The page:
Bad news keeps coming about the highly processed foods we love to eat. So convenient, so addictive (e.g., potato chips, soda!), but so bad for our health. A recent study found more harms from eating highly processed foods (also called ultra-processed foods). They are associated with a higher risk of ovarian cancer and other cancers, and also death from cancer.
Even worse, the more one eats ultra-processed foods daily, the higher the risk of developing and dying from a variety of cancers. The ovarian and brain cancer association was especially strong.
The large study of 197,246 people, conducted in the UK, looked at the association between eating highly processed foods and the risk of developing 34 different types of cancers over a 10 year period. They found that highly processed foods were generally between 9.1% to 41.4% of the foods eaten daily. Highly processed foods averaged 48.6% of the daily calories, and ranged from 28.4% to 68.7% of daily calories.
As the researchers point out, the highly processed foods are replacing what should be eaten (fruits, vegetables, whole grains, seeds, nuts, legumes). Thus, diets rich in highly processed foods are generally nutritionally inferior, and are higher in energy, fats, salt, sugars, and lower in fiber and some micronutrients.
Chemicals in highly processed foods and packaging (e.g., acrylamide, endocrine disruptors) are ingested and cause harm to humans. Additionally, additives found in highly processed foods (e.g., emulsifiers) have negative effects on the gut microbiome and gut (intestinal) lining.
Bottom line: Eat fewer highly processed foods. Eat more foods that are unprocessed or minimally processed (fruits, vegetables, legumes, seeds, nuts, whole grains). Read the list of ingredients on labels.
Excerpts from Medical Xpress: Ultra-processed foods may be linked to increased risk of cancer
Higher consumption of ultra-processed foods may be linked to an increased risk of developing and dying from cancer, an Imperial College London-led observational study suggests.
Researchers from Imperial's School of Public Health have produced the most comprehensive assessment to date of the association between ultra-processed foods and the risk of developing cancers. Ultra-processed foods are food items which have been heavily processed during their production, such as fizzy drinks, mass-produced packaged breads, many ready meals and most breakfast cereals.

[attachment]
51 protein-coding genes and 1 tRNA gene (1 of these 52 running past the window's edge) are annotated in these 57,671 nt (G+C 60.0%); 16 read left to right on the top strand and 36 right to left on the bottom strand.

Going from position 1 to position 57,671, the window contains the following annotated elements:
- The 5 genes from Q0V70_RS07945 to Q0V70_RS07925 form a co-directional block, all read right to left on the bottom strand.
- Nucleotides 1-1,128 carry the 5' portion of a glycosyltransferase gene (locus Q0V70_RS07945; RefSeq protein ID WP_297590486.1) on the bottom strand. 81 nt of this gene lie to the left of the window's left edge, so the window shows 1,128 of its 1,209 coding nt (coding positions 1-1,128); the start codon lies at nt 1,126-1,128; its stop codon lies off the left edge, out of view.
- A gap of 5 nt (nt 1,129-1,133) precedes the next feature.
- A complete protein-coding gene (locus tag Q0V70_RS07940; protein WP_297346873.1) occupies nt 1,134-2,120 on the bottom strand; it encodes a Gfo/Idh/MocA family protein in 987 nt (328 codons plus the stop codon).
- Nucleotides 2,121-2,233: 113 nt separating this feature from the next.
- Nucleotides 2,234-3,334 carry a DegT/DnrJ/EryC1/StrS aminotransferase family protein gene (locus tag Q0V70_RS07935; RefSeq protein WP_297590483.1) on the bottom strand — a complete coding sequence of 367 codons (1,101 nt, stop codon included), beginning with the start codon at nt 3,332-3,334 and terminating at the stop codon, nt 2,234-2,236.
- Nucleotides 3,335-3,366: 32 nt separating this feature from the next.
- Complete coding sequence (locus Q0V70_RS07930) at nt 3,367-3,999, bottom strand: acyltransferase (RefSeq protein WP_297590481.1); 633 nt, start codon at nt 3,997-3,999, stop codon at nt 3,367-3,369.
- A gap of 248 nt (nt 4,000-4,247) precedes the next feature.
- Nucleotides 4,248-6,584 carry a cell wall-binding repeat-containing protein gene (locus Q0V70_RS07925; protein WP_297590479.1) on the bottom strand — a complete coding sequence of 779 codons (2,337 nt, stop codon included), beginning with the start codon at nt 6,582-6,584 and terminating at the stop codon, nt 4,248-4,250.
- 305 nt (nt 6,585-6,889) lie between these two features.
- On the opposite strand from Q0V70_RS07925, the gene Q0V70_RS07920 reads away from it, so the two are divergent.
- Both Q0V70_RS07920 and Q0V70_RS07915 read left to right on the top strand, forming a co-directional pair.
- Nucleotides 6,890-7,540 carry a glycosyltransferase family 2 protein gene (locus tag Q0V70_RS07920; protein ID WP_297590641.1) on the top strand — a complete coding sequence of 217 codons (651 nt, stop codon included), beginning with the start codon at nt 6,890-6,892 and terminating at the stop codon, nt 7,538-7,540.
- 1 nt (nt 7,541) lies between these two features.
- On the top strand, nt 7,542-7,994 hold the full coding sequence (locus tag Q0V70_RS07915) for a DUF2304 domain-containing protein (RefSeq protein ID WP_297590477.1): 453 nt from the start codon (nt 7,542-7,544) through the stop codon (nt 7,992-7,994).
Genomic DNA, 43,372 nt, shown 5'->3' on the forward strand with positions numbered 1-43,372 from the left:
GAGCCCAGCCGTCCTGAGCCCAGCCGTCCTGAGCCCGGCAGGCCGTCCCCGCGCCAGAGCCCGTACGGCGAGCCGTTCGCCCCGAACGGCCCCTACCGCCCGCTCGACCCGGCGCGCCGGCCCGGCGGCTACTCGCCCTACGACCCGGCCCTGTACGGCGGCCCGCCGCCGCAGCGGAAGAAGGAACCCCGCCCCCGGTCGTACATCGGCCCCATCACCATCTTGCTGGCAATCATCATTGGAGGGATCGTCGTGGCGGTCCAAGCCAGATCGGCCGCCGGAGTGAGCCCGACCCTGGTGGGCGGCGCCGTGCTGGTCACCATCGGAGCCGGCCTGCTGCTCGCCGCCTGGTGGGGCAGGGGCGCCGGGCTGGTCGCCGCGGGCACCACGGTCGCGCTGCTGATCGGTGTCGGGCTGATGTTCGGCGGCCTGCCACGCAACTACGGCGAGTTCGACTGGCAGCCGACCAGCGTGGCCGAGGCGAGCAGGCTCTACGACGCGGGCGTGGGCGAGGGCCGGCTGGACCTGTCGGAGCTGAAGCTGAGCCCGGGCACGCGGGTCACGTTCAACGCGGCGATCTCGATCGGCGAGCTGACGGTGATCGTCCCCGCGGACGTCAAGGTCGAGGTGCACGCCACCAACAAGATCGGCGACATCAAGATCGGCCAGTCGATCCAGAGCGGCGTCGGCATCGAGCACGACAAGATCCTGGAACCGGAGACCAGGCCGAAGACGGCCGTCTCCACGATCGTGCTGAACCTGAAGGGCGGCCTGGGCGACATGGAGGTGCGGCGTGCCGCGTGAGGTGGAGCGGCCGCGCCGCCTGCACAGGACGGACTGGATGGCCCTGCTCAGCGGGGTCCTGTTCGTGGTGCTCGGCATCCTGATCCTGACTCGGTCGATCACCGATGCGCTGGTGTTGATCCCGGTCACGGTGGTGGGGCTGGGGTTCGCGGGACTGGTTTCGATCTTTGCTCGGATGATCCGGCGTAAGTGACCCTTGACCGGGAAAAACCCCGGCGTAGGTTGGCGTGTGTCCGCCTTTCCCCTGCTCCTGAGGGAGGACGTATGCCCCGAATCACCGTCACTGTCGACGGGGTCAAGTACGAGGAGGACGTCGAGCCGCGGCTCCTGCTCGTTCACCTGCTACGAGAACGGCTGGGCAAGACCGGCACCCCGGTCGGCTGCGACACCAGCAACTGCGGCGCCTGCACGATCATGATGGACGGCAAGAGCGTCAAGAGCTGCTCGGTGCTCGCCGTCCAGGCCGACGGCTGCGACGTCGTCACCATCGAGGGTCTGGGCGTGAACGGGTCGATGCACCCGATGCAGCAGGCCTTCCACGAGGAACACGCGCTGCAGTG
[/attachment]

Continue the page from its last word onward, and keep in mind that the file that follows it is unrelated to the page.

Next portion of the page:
Ultra-processed foods are often relatively cheap, convenient, and heavily marketed, often as healthy options. But these foods are also generally higher in salt, fat, sugar, and contain artificial additives. It is now well documented that they are linked with a range of poor health outcomes including obesity, type 2 diabetes and cardiovascular disease.
The first UK study of its kind used UK Biobank records to collect information on the diets of 200,000 middle-aged adult participants. Researchers monitored participants' health over a 10-year period, looking at the risk of developing any cancer overall as well as the specific risk of developing 34 types of cancer. They also looked at the risk of people dying from cancer.
The study found that higher consumption of ultra-processed foods was associated with a greater risk of developing cancer overall, and specifically with ovarian and brain cancers. It was also associated with an increased risk of dying from cancer, most notably with ovarian and breast cancers.
For every 10 percent increase in ultra-processed food in a person's diet, there was an increased incidence of 2 percent for cancer overall, and a 19 percent increase for ovarian cancer specifically. Each 10 percent increase in ultra-processed food consumption was also associated with increased mortality for cancer overall by 6 percent, alongside a 16 percent increase for breast cancer and a 30 percent increase for ovarian cancer.